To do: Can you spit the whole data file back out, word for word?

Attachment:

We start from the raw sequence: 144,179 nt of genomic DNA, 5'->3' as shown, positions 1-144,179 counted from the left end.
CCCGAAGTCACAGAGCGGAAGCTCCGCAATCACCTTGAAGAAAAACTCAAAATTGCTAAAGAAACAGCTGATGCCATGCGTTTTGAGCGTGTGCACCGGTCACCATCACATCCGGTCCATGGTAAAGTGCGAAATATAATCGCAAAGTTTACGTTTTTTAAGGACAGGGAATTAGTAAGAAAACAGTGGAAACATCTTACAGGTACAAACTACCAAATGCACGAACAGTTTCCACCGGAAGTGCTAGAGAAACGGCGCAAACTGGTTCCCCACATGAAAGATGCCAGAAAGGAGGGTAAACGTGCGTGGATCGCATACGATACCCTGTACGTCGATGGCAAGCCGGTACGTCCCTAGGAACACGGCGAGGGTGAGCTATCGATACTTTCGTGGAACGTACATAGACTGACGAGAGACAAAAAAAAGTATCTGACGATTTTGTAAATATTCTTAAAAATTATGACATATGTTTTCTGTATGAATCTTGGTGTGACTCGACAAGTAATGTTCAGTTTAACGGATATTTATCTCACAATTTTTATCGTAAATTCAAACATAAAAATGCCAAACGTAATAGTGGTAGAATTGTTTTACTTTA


We start from the raw sequence: 144,179 nt of genomic DNA, 5'->3' as shown, positions 1-144,179 counted from the left end.
CCCGAAGTCACAGAGCGGAAGCTCCGCAATCACCTTGAAGAAAAACTCAAAATTGCTAAAGAAACAGCTGATGCCATGCGTTTTGAGCGTGTGCACCGGTCACCATCACATCCGGTCCATGGTAAAGTGCGAAATATAATCGCAAAGTTTACGTTTTTTAAGGACAGGGAATTAGTAAGAAAACAGTGGAAACATCTTACAGGTACAAACTACCAAATGCACGAACAGTTTCCACCGGAAGTGCTAGAGAAACGGCGCAAACTGGTTCCCCACATGAAAGATGCCAGAAAGGAGGGTAAACGTGCGTGGATCGCATACGATACCCTGTACGTCGATGGCAAGCCGGTACGTCCCTAGGAACACGGCGAGGGTGAGCTATCGATACTTTCGTGGAACGTACATAGACTGACGAGAGACAAAAAAAAGTATCTGACGATTTTGTAAATATTCTTAAAAATTATGACATATGTTTTCTGTATGAATCTTGGTGTGACTCGACAAGTAATGTTCAGTTTAACGGATATTTATCTCACAATTTTTATCGTAAATTCAAACATAAAAATGCCAAACGTAATAGTGGTAGAATTGTTTTACTTTA